The third embodiment shown in FIG. 3 includes the double spitaxial layer (drift region) structure of FIG. 2 but does not include a P+deep body region. Thus this is relatively simpler to fabricate than the embodiment of FIG. 2. It is believed however that the embodiment of FIG. 2 is likely to perform better in typical applications than the embodiment of FIG. 3, since the FIG. 3 transistor may have some residual problem of oxide rupture, i.e. destructive breakdown at the bottom of the trenches, due to the higher electric field between a P+deep body region and the drain region 10.
For the FIG. 3 embodiment, due to absence of any P+deep body region, only the principal surface will deplete in the body region 14. The intention is that there be avalanche breakdown where the P+body contact 20 approaches the underlying drift region 34. Otherwise the dimensions and parameters of the FIG. 3 transistor are similar to those of FIG. 2.
An exemplary process flow for fabricating the embodiments of FIGS. 1, 2, and 3 is described hereinafter. (These steps are not illustrated because each is conventional.) It is to be understood that this process flow is not the only way to fabricate the structures of FIGS. 1, 2, and 3, but is illustrative. Also, the various parameters given herein may be varied and still result in a structure and method in accordance with the present invention. The following process flow applies to all embodiments, with variations as described hereinafter.
One begins with an N+doped substrate 10 conventionally fabricated and having a resistivity of 1 to 5 milliohm·cm. An epitaxial layer 12 is then grown thereon having a resistivity of 0.7 to 1 ohm·cm and a thickness of 6 to 11 μm. For the embodiments of FIGS. 2 and 3, one then grows a second epitaxial layer 34 on top of the first epitaxial layer 12. The second epitaxial layer 34 is more strongly doped N type and has a resistivity of 0.5 to 0.6 ohm·cm. The total thickness of the epitaxial layer(s) in each of the embodiments of FIGS. 1, 2, and 3 is typically 1 to 2 μm.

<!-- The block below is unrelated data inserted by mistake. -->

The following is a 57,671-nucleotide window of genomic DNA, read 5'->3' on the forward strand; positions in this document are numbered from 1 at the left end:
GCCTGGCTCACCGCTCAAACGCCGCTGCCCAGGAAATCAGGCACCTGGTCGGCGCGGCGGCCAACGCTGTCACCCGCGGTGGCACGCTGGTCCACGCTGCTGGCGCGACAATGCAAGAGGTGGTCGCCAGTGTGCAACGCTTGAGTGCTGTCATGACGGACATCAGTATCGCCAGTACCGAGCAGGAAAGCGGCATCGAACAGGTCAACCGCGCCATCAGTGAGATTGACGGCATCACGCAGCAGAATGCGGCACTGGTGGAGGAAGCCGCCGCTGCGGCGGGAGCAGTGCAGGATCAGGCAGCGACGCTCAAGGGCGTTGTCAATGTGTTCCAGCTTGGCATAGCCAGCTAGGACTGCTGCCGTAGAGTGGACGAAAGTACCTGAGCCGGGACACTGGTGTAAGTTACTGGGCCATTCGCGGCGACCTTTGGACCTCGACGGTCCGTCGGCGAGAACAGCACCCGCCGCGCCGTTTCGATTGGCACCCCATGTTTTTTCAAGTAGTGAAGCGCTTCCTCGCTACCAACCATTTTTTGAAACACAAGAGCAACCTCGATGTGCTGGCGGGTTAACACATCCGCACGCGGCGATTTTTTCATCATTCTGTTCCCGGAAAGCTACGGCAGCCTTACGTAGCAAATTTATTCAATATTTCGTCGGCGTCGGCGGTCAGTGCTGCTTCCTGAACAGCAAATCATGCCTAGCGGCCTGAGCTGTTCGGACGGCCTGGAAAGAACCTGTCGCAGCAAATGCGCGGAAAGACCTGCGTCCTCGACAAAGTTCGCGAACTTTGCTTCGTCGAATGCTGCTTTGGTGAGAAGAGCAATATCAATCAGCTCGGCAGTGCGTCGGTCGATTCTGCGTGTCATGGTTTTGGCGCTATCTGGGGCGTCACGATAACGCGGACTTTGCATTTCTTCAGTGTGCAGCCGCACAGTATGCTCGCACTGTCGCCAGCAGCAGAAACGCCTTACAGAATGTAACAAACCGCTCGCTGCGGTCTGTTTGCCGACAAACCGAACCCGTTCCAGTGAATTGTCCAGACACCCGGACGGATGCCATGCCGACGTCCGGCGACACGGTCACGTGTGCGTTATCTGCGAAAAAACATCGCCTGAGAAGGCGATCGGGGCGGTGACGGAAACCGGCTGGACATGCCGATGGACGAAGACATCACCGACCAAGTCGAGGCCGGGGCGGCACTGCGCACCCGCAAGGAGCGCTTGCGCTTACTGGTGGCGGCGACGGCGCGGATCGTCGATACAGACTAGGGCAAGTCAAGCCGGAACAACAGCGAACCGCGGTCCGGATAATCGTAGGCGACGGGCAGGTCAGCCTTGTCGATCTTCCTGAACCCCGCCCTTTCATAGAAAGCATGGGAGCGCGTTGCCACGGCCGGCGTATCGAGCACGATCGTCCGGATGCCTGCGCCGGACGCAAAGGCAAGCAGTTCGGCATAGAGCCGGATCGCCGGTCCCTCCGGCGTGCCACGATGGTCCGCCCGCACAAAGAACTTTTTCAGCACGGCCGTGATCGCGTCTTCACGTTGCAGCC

The principal surface of the semiconductor body including the epitaxial layer(s) then has a conventional active mask layer formed thereon and patterned. This active mask may be oxide or other suitable material. This active mask defines the active portion of the transistor and hence masks off the termination portion thereof. It is to be understood that each of the embodiments of FIGS. 1, 2, and 3 illustrates only the active portion, with the termination portion not being shown as being outside the drawing edges.
A trench mask layer is then formed and patterned. Using the trench mask as a pattern, the trenches are then etched anisotropically. The trenches are then subject to a sacrificial oxide step to smooth their sidewalls and bottoms. The gate oxide layer 24 is then grown to a thickness of 0.05 to 0.07 μm. A layer of polysilicon is then formed on the principal surface of the semiconductor body and filling all the trenches. The polysilicon layer is then doped to achieve maximum conductivity with a N-type dopant.
Then a gate mask layer (poly mask) is formed over the entire surface of the polysilicon and patterned. This gate mask is then used to etch away the polysilicon except from the trenches, while also leaving gate contact fingers on the principal surface connecting the gate electrodes in the various trenches.